He came to care, to heal, to gather, to lift up, to build up, to reconcile, to bless, to make all things new. 


As you are well aware, there are many in our community who are facing the challenges of depression,  

   especially during the long winter months.

  Many are experiencing the depths of loneliness during these longest nights of the year.

   Many are finding themselves ill – in body or in mind or in spirit. 

As you are well aware, there are many around the world who are experiencing the hell of warfare,

   and the desperation of displacement, and the uncertainty of what the coming months will bring. 

The psalms remind us that God sees, God cares, God will act on behalf of those in need.

And the stories of Jesus remind us that when God showed up “in the flesh”, 

   Jesus confirmed God’s love for all. Jesus broke down barriers of separation. 

      Jesus directed us to the friendless and those in need. 

      Jesus gave his life so that we might learn to live in peace. 


When we sing praise to God for who God is and what God has done, 

  we celebrate the goodness of God and we rediscover hopefulness for humanity. 

  When we offer songs of praise, we find our spirits lifted and any darkness melting away. 

   When we sing praise to God, we give re-extend the call to care for others. 


Could some of the dis-ease in our community be addressed by singing songs of praise? 

 Could praise become an antidote for lesser forms of depression? 

   Could singing praise with others serve as remedy for loneliness?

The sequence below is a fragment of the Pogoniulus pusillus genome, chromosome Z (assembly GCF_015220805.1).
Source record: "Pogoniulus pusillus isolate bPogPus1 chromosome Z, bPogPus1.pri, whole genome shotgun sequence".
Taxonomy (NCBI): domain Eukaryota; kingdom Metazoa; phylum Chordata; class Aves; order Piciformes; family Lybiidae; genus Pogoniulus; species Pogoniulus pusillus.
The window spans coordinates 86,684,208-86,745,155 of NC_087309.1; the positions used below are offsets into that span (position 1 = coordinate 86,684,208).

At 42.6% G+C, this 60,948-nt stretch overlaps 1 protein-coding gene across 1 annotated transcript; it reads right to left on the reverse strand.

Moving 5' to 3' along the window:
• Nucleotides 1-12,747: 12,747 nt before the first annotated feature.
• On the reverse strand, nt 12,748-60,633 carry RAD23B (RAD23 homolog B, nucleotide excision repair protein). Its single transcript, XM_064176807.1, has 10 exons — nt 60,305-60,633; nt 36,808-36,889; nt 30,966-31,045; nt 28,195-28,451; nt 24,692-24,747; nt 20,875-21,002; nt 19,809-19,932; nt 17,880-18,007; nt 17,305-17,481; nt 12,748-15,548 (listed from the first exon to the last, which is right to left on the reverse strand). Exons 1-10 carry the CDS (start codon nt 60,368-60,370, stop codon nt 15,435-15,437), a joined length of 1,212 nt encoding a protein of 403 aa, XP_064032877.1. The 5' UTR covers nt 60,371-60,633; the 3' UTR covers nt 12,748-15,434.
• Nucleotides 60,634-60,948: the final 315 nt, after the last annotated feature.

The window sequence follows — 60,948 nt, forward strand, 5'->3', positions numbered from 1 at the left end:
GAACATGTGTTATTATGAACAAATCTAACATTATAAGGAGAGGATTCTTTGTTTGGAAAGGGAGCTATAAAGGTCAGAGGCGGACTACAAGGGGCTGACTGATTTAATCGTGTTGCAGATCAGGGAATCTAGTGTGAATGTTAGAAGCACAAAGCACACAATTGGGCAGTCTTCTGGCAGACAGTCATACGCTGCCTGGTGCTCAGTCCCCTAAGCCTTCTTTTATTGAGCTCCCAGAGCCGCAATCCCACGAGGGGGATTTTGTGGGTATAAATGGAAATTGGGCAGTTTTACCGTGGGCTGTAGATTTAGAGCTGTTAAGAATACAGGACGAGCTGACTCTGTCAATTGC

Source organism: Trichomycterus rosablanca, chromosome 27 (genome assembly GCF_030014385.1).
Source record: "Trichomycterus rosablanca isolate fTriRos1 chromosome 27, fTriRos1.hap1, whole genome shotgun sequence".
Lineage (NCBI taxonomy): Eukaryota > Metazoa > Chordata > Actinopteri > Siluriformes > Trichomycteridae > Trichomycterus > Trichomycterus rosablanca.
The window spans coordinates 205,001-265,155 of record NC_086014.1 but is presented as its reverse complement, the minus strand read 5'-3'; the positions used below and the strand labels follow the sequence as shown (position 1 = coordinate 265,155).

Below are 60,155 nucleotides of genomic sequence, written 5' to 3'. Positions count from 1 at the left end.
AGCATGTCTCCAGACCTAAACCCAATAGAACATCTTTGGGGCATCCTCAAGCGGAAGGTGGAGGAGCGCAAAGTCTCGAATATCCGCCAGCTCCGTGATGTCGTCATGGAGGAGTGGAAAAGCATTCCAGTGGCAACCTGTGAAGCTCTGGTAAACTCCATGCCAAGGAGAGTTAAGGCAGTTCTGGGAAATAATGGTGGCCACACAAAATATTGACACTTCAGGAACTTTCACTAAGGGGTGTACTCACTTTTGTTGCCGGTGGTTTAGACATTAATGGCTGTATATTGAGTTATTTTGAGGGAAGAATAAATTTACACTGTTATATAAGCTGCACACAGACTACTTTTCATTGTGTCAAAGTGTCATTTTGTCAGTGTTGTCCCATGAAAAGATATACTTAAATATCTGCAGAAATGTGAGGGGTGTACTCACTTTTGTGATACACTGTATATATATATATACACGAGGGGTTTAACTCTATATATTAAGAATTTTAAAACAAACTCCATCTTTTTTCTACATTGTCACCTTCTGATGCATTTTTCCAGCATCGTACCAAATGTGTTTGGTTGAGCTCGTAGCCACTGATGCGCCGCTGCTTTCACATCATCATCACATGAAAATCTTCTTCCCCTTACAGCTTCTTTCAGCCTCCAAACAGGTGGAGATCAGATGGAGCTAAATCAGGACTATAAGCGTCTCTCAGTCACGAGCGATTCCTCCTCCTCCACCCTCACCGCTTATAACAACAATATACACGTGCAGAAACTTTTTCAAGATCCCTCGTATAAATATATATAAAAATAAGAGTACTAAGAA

Praise, and the resultant actions that praise elicits, just may well reveal itself as “preventative medicine” 

      for mental and physical and spiritual illnesses of various forms.


Every human being will face challenges in this life. 

  Every human being will find themselves at some point in despair or confusion or grief. 

   Every human being will find themselves, at some juncture, at the end of their rope,

     or in a deep pit, and will discover that undeniable need for help and hope. 

As we gather each Sunday and offer praise to God, we engender hope for all. 

As we gather each Sunday and sing praise to God, we are lifted above our every darkness 

      and discover again the light and peace of God’s presence.

 As we sing praise to God, we are reminded that, regardless of our station in life,  

       we all have something to offer unto God and something to share with our neighbor.  

  As we gather to offer praise, and then gather at the Table for communion, 

     we become united in a sacred bond that cannot be broken. 


Friends, this is the day the Lord has made…let us rejoice and be glad in it!

   How good it is to sing praises to our God, for God is gracious and a song of praise is fitting.   

      Praise the Lord…the Lord’s name be praised!  Amen. 

Rev. Dr. Todd Speed – Decatur Presbyterian Church – Decatur, Georgia